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This seaweed extract outperforms COVID-19 drug remdesivir in the lab

Remdesivir was the first major pharmaceutical breakthrough of the coronavirus pandemic: Research has found it’s able to help some patients recover faster from severe cases of the illness and may make it more likely that they survive. But a new study suggests that an extract from seaweed may outperform the drug.

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The extract, called RPI-27—found in the same type of seaweed that you might eat in sushi—helps trap the virus before it can infect human cells. Researchers at Rensselaer Polytechnic Institute tested the extract in the cell studies, along with the blood thinner heparin, which has a similar effect.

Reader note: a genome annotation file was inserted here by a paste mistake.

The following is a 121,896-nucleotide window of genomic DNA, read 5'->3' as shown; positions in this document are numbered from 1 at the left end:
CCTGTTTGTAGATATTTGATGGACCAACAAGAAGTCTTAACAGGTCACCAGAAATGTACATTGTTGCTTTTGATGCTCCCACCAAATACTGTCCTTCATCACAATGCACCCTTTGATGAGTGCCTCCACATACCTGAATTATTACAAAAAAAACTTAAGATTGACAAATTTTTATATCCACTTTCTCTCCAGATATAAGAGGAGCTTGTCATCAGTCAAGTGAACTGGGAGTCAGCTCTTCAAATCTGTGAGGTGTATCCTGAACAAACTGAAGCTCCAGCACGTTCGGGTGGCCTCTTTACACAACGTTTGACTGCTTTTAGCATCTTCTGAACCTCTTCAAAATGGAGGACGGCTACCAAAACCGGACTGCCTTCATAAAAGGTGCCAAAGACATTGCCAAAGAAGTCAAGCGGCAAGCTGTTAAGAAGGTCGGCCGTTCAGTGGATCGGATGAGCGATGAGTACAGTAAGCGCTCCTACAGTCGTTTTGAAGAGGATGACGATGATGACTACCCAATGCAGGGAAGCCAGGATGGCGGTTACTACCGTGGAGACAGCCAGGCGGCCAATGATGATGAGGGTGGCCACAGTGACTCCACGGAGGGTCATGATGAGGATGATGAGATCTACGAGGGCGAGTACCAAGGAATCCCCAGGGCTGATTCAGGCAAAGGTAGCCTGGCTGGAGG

When someone is infected with SARS-CoV-2, the virus that causes COVID-19, a spike-shaped protein in the virus attaches to a receptor on a human cell and then inserts its genetic material. But if another molecule with the right fit is available to act as a receptor instead of human cells, the virus can attach to it instead, trapping the virus in place as it harmlessly degrades.

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Words by Adele Peters